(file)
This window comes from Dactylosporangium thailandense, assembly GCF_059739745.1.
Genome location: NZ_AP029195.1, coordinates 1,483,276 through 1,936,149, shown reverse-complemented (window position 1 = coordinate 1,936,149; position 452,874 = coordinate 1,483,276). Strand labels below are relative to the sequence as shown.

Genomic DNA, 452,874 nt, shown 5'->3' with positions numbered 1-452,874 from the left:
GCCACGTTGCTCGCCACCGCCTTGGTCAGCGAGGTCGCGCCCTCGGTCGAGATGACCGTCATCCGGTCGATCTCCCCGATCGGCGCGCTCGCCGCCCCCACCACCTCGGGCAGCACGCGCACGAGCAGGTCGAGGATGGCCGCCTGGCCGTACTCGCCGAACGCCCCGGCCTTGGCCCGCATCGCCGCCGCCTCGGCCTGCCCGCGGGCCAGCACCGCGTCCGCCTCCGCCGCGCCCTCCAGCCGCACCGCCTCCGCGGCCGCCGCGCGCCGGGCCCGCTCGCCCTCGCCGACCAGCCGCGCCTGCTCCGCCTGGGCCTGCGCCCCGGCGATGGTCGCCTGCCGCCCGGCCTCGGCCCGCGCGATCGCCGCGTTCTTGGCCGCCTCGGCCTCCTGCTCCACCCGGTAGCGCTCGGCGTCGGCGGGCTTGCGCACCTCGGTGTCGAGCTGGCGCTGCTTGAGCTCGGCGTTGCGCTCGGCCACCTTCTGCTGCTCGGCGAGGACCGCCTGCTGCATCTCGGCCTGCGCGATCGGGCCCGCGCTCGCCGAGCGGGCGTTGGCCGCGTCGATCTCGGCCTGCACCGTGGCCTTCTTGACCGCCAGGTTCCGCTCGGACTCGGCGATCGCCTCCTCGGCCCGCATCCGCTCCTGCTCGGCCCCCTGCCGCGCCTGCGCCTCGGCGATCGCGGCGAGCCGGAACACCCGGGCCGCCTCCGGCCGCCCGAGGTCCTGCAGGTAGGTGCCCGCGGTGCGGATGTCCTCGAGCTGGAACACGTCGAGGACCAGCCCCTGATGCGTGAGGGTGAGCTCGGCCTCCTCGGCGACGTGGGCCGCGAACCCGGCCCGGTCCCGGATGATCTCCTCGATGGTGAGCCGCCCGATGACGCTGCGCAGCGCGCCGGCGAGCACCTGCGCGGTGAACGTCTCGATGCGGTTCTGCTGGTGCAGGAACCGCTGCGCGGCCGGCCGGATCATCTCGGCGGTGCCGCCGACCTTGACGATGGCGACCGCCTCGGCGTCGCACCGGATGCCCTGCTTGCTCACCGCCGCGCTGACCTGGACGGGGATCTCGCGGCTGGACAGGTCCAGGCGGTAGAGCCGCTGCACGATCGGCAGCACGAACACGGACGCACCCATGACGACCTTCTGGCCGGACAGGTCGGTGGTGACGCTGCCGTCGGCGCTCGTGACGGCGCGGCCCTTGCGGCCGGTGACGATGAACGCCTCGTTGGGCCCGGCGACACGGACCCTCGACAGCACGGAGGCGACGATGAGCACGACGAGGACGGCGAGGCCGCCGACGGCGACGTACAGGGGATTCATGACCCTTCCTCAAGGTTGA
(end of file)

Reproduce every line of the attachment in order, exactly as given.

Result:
This window comes from Dactylosporangium thailandense, assembly GCF_059739745.1.
Genome location: NZ_AP029195.1, coordinates 1,483,276 through 1,936,149, shown reverse-complemented (window position 1 = coordinate 1,936,149; position 452,874 = coordinate 1,483,276). Strand labels below are relative to the sequence as shown.

Genomic DNA, 452,874 nt, shown 5'->3' with positions numbered 1-452,874 from the left:
GCCACGTTGCTCGCCACCGCCTTGGTCAGCGAGGTCGCGCCCTCGGTCGAGATGACCGTCATCCGGTCGATCTCCCCGATCGGCGCGCTCGCCGCCCCCACCACCTCGGGCAGCACGCGCACGAGCAGGTCGAGGATGGCCGCCTGGCCGTACTCGCCGAACGCCCCGGCCTTGGCCCGCATCGCCGCCGCCTCGGCCTGCCCGCGGGCCAGCACCGCGTCCGCCTCCGCCGCGCCCTCCAGCCGCACCGCCTCCGCGGCCGCCGCGCGCCGGGCCCGCTCGCCCTCGCCGACCAGCCGCGCCTGCTCCGCCTGGGCCTGCGCCCCGGCGATGGTCGCCTGCCGCCCGGCCTCGGCCCGCGCGATCGCCGCGTTCTTGGCCGCCTCGGCCTCCTGCTCCACCCGGTAGCGCTCGGCGTCGGCGGGCTTGCGCACCTCGGTGTCGAGCTGGCGCTGCTTGAGCTCGGCGTTGCGCTCGGCCACCTTCTGCTGCTCGGCGAGGACCGCCTGCTGCATCTCGGCCTGCGCGATCGGGCCCGCGCTCGCCGAGCGGGCGTTGGCCGCGTCGATCTCGGCCTGCACCGTGGCCTTCTTGACCGCCAGGTTCCGCTCGGACTCGGCGATCGCCTCCTCGGCCCGCATCCGCTCCTGCTCGGCCCCCTGCCGCGCCTGCGCCTCGGCGATCGCGGCGAGCCGGAACACCCGGGCCGCCTCCGGCCGCCCGAGGTCCTGCAGGTAGGTGCCCGCGGTGCGGATGTCCTCGAGCTGGAACACGTCGAGGACCAGCCCCTGATGCGTGAGGGTGAGCTCGGCCTCCTCGGCGACGTGGGCCGCGAACCCGGCCCGGTCCCGGATGATCTCCTCGATGGTGAGCCGCCCGATGACGCTGCGCAGCGCGCCGGCGAGCACCTGCGCGGTGAACGTCTCGATGCGGTTCTGCTGGTGCAGGAACCGCTGCGCGGCCGGCCGGATCATCTCGGCGGTGCCGCCGACCTTGACGATGGCGACCGCCTCGGCGTCGCACCGGATGCCCTGCTTGCTCACCGCCGCGCTGACCTGGACGGGGATCTCGCGGCTGGACAGGTCCAGGCGGTAGAGCCGCTGCACGATCGGCAGCACGAACACGGACGCACCCATGACGACCTTCTGGCCGGACAGGTCGGTGGTGACGCTGCCGTCGGCGCTCGTGACGGCGCGGCCCTTGCGGCCGGTGACGATGAACGCCTCGTTGGGCCCGGCGACACGGACCCTCGACAGCACGGAGGCGACGATGAGCACGACGAGGACGGCGAGGCCGCCGACGGCGACGTACAGGGGATTCATGACCCTTCCTCAAGGTTGA